New Delhi: Former Australia skipper Ricky Ponting said on Thursday he was shocked by the ball-tampering scandal that has engulfed the national team but defended a culture he insisted sought to play "hard" and "fair".
Ponting, coach of Indian Premier League (IPL) side Delhi Daredevils, said talk of an over aggressive attitude in the Australian dressing room had been blown out of proportion following bans imposed on Steve Smith, David Warner and Cameron Bancroft.
"This is the first time I have actually answered a single question about what's happened in South Africa over the last couple of weeks," Ponting, Australia's Test captain from 2004-2008, told reporters in New Delhi ahead of the start of the IPL season.
"At the end of the day as a past player and as a former captain I was obviously quite shocked to see what actually took place out there on the field.
"The pleasing thing to me is that all this issue is starting to come to an end," he said, referring to Smith and Warner's acceptance of one year bans.
Both have given tearful apologies for plotting to tamper with the ball in the third Test in South Africa last month. Bancroft was filmed using sandpaper to scuff the ball in Cape Town.
On top of the player bans, current coach Darren Lehmann has quit even though he was cleared of any involvement.
While an overhaul of Australian cricket is likely, Ponting defended their cricketing culture, saying the team have always played hard and fair. Australia twice won the World Cup when he was playing.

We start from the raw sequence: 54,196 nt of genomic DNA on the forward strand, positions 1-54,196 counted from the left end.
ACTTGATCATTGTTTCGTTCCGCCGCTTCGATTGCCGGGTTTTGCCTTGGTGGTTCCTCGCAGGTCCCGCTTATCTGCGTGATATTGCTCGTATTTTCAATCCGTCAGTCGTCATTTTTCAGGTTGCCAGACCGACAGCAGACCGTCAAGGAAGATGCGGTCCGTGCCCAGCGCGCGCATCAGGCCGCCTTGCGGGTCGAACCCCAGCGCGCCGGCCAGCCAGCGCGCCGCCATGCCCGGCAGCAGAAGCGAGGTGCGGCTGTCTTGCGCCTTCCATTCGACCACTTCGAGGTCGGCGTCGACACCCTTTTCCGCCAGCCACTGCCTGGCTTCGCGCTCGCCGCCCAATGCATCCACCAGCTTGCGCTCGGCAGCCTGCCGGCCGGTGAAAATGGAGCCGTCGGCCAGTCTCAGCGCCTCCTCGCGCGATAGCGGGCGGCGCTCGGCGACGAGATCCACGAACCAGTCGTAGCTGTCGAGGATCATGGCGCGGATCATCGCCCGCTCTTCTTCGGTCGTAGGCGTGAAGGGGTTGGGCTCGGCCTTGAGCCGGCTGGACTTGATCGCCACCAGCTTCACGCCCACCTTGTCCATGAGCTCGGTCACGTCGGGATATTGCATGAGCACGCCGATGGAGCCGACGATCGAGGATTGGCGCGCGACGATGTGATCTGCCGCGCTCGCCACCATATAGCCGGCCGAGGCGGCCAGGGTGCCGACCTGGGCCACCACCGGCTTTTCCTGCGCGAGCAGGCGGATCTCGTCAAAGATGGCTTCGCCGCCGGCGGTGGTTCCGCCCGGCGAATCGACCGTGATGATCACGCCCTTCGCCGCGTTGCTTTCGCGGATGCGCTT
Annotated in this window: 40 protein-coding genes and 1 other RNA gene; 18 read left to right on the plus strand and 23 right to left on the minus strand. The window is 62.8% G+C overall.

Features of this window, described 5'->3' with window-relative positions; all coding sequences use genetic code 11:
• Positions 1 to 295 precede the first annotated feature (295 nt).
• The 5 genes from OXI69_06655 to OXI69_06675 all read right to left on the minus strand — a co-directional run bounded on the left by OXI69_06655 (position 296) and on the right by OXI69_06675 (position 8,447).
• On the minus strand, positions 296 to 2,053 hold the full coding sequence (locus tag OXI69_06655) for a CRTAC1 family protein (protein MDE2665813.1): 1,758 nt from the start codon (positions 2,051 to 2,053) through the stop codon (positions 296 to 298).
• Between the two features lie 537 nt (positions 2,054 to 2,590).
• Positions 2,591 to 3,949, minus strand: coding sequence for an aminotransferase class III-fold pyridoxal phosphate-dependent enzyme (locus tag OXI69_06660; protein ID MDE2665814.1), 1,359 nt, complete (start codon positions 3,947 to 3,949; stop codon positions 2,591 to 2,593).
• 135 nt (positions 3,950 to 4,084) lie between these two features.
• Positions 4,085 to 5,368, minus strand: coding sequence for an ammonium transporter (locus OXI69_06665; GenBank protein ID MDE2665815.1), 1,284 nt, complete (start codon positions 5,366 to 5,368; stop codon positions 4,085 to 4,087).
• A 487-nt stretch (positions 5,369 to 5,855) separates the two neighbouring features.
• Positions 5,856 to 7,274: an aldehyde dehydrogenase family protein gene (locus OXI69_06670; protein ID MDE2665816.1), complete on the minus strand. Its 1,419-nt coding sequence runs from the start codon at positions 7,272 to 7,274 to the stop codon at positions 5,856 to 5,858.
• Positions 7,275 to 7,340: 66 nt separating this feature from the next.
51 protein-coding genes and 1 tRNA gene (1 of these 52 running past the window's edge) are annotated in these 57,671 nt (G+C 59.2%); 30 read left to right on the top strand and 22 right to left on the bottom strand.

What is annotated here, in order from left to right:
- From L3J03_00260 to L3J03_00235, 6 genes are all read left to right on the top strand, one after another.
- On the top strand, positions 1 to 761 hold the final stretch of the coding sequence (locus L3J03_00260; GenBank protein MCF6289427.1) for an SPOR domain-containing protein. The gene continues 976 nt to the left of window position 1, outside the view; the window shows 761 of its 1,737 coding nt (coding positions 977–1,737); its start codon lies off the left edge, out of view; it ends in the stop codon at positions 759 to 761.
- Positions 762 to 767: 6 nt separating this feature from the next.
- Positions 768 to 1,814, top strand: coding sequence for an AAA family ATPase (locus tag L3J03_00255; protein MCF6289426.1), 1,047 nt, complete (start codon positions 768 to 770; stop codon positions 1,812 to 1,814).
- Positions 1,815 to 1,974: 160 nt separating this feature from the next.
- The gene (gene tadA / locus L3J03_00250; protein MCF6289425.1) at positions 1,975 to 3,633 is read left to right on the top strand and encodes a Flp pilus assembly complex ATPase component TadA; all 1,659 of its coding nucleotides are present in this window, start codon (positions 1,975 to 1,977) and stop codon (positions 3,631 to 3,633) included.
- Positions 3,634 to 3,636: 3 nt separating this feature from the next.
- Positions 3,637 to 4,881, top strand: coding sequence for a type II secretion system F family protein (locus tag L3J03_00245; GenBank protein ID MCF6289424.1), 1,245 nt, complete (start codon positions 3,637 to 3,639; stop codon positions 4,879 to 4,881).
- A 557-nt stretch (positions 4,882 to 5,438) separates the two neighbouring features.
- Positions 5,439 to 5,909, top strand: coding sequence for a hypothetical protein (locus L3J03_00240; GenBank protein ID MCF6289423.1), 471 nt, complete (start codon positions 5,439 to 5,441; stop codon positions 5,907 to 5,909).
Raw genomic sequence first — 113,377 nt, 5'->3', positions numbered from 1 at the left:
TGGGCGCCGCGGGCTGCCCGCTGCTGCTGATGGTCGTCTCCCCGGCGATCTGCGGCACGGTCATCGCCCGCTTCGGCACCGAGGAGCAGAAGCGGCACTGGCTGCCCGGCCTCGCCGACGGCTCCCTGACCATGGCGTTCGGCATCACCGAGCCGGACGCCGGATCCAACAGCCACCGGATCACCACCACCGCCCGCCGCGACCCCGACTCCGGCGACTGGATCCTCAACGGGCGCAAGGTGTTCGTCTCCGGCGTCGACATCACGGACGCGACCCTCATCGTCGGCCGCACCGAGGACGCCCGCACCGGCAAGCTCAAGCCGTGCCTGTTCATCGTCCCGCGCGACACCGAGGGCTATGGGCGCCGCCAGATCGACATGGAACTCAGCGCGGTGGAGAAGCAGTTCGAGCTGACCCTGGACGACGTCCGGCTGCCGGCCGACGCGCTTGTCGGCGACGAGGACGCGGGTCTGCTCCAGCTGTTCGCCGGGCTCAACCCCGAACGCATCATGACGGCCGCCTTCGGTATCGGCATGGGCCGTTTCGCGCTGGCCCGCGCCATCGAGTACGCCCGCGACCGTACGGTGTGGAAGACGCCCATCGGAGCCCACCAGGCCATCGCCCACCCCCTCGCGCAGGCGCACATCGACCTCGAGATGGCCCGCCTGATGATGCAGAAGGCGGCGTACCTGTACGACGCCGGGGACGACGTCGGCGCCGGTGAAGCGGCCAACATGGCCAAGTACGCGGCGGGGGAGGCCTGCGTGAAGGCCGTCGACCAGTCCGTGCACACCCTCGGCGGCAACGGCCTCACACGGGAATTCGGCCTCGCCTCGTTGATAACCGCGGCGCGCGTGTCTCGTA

"We in Australia like to play the game hard and we like to play the game fair and our fans expect Australian players play that way," said Ponting.
"I think the reaction back in Australia was as big as it was because I think the Australian public felt the Australian players hadn't played the game in a fair way.
"The cultural issue for me is what is a really interesting thing. Because when you wound the clock back just a couple of months when Australia won the Ashes there was no talk about cultural problems or issues whatsoever.
"So I think a lot of times these cultural things get blown out of proportion and get spoken about a lot when the reality of the dressing room is completely different from what is actually spoken about all the time," he said.